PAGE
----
Based on experiences from military test flights and civilian trials, Rubik then developed the slightly improved R-18b, whose primary claim to fame was a redesigned fuselage around the rear seat, allowing the second passenger a bit more breathing room. As was the case with the A, only one B model would be made, wearing the serial E-552 and registered HA-RUB. Like its predecessor, it would meet its end during a glider tow exercise on 25 September 1954, ending up severely damaged in a corn field after running out of fuel.

Mostly identical to the A model from the outside, the B could only be recognized by slightly different contours of the fuselage just aft of the wing (photo from:

Having been convinced all along that there was more to come out of the basic design, at the very beginning of the 50s Rubik began work on a more extensive update, which would debut in 1952 as the R-18c. Compared to the B model, the C – in the form of the “prototype” HA-RUC (s/n E-761) – packed a more powerful six cylinder Walter Minor 6-III developing 160 HP, as well as a cut down and extensively glazed rear fuselage. The new powerplant was initially delivered with a two-blade Avia V410 variable pitch metal propeller – but unspecified problems with its reliability had quickly seen the switch back to a classic fixed pitch wooden unit manufactured right at Esztergom. Having caught some flak due to comfort issues with the A and B models’ rear seat, Rubik would soon dump it completely and replace it with a 120 l fuel tank to augment the two standard 60 l tanks located in each wing root.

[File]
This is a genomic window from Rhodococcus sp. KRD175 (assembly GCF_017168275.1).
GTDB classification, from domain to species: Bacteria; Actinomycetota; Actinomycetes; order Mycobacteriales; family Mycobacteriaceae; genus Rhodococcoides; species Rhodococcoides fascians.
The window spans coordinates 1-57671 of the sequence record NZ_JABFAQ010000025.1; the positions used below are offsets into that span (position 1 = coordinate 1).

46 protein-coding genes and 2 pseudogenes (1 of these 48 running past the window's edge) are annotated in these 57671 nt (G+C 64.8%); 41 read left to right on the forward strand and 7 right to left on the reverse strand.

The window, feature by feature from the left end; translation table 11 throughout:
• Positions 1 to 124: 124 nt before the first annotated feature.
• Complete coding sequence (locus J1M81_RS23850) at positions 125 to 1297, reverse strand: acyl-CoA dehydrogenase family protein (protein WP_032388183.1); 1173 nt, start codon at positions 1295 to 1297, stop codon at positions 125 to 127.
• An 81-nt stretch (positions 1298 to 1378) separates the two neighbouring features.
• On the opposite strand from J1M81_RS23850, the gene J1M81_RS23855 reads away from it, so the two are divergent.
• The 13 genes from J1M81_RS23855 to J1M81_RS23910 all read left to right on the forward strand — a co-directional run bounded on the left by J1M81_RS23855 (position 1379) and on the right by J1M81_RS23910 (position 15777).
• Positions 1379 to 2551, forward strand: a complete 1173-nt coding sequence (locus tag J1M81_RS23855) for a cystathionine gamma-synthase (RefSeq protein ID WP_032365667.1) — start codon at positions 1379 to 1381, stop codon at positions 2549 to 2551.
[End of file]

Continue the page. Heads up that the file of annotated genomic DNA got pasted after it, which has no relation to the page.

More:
In this tweaked form – which one source calls R-18c/1 – the C would become the first, and last, R-18 to enter any form of series production, with just six further examples completed between 1952 and 1953 (registered HA-RUD through HA-RUI). The reasons for such a short production run vary from one source to the other; but staff at Budaörs had told me that the R-18 was simply a casualty of Eastern Block politics of the time, which prioritized the import of aircraft from large factories abroad over small-scale indigenous production. Thus, like the original A model, the Kánya as a whole was simply swept away by a tidal wave of Polikarpovs, Yakovlevs and Zlins rolling in in their hundreds.

Visually the most curious of the lot, the C model can be identified by the long nose, large cowl flaps on the right side (not visible here) and the cut-down rear fuselage. Other changes included larger doors, which significantly improved the view downwards (photo from:

To add insult to injury, the Minor engines would prove to be quite problematic and failure prone in Hungarian service, leading to a disproportionate number of incidents and write-offs; indeed, some sources claim that by 1966 – when the type was withdrawn from service – only two aircraft had remained intact. This rate of attrition had between 1955 and 1958 prompted a fleet-wide re-engine program, in which the Minor was thrown out in favor of the Shvetsov M-11 five cylinder radial used on the Po-2 (and manufactured by WSK-Kalisz in Poland), developing either 125 HP in the D model – or a more substantial 160 HP in the FR variant. Unlike the home-grown props used with the Minor, both M-11 variants would be bundled with the “factory default” WD-450, also made by WSK.